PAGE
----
He wrote a travel diary, called Oko No Hosomichi (The Narrow Road to the Deep North) in which he wrote haikai verses (the precursors to haiku) as well as prose text.

Here is an extract, in fact it's the opening pages:

The days and months are travelers of eternity, just like the years that come and go. For those who pass their lives afloat on boats, or face old age leading horses tight by the bridle, their journeying
is life, their journeying is home. And many are the men of old who met their end upon the road.

How long ago, I wonder, did I see a drift of cloud borne away upon the wind, and ceaseless dreams of wandering become aroused? Only last year, I had been wandering along the coasts and bays; and in the autumn, I swept away the cobwebs from my tumbledown hut on the banks of the Sumida and soon afterwards saw the old year out. But when the spring mists rose up into the sky, the gods of desire possessed me, and burned my mind with the longing to go beyond the barrier at Shirakawa.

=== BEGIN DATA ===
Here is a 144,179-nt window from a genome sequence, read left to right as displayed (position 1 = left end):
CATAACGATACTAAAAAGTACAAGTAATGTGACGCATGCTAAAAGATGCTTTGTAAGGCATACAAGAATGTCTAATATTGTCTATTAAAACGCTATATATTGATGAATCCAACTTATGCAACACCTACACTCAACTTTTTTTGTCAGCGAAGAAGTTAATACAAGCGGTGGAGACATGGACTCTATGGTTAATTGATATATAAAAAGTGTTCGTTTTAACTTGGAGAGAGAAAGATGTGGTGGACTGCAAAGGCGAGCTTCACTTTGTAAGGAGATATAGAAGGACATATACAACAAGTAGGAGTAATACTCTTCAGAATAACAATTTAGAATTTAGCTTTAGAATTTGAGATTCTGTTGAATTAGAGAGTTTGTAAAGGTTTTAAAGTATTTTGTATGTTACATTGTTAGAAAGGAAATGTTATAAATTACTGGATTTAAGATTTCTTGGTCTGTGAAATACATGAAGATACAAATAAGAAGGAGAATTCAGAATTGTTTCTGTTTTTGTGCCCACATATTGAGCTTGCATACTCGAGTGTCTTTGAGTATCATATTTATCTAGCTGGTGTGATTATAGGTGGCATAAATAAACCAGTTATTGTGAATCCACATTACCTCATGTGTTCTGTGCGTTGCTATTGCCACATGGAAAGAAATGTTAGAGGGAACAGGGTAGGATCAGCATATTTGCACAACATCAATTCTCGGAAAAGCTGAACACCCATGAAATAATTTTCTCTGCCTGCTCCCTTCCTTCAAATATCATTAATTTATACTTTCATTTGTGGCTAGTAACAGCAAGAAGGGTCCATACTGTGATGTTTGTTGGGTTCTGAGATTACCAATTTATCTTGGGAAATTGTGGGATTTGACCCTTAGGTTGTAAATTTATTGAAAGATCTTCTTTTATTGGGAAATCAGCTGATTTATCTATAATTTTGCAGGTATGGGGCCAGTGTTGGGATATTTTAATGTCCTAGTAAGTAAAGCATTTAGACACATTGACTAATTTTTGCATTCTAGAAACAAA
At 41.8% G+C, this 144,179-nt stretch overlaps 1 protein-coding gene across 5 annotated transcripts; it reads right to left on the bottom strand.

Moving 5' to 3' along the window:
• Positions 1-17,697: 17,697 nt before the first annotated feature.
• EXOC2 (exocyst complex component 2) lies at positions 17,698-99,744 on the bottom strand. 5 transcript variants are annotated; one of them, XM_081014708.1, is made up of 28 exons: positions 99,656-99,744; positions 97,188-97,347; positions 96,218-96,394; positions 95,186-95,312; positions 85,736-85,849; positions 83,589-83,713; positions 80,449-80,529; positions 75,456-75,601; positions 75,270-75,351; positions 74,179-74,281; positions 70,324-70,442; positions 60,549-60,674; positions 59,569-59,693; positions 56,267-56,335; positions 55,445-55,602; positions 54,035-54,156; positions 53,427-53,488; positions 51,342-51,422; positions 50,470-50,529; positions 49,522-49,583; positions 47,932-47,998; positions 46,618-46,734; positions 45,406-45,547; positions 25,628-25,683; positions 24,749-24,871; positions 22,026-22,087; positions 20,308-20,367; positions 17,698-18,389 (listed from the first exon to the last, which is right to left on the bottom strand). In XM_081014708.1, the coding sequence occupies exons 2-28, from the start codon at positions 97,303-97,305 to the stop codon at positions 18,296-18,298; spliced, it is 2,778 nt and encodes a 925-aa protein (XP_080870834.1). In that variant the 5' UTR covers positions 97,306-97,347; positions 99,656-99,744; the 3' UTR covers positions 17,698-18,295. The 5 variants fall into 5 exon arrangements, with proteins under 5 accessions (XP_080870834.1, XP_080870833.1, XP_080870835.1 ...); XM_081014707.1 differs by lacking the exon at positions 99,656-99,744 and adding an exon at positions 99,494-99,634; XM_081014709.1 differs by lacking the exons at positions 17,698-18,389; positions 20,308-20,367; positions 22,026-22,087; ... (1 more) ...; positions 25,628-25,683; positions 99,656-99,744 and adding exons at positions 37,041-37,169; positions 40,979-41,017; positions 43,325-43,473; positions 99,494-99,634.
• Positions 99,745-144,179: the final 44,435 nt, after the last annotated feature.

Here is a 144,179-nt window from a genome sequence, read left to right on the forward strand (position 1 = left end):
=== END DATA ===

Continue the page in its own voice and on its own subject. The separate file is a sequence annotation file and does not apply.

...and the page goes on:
The spirits of the road beckoned me, and I could not concentrate on anything. So I patched up my trousers, put new cords in my straw hat, and strengthened my knees with moxa. A vision of the moon at Matsushima was already in my mind. I sold my hut and wrote this just before moving to a cottage owned by Sampū:

even this grass hut
could for the new owner be
a festive house of dolls

This was the first of an eight verse sequence, which I left hanging on a post inside the hut.

It was the twenty-seventh day of the Third Month [16 May]. There was a wan, thinning moon, and in the first pale light of dawn, the summit of Mount Fuji could be dimly seen. I wondered if I should ever see the cherry trees of Ueno and Yanaka again. My closest friends, who had gathered together the night before, got on the boat to see me off. We disembarked at Senju, and my heart
was overwhelmed by the prospect of the vast journey ahead. Ephemeral though I know the world to be, when I stood at the crossroads of parting, I wept goodbye.

the spring is passing –
the birds all mourn and fishes'
eyes are wet with tears

I wrote this verse to begin my travel diary, and then we started off, though it was hard to proceed. Behind, my friends were standing in a row, as if to watch till we were lost to sight.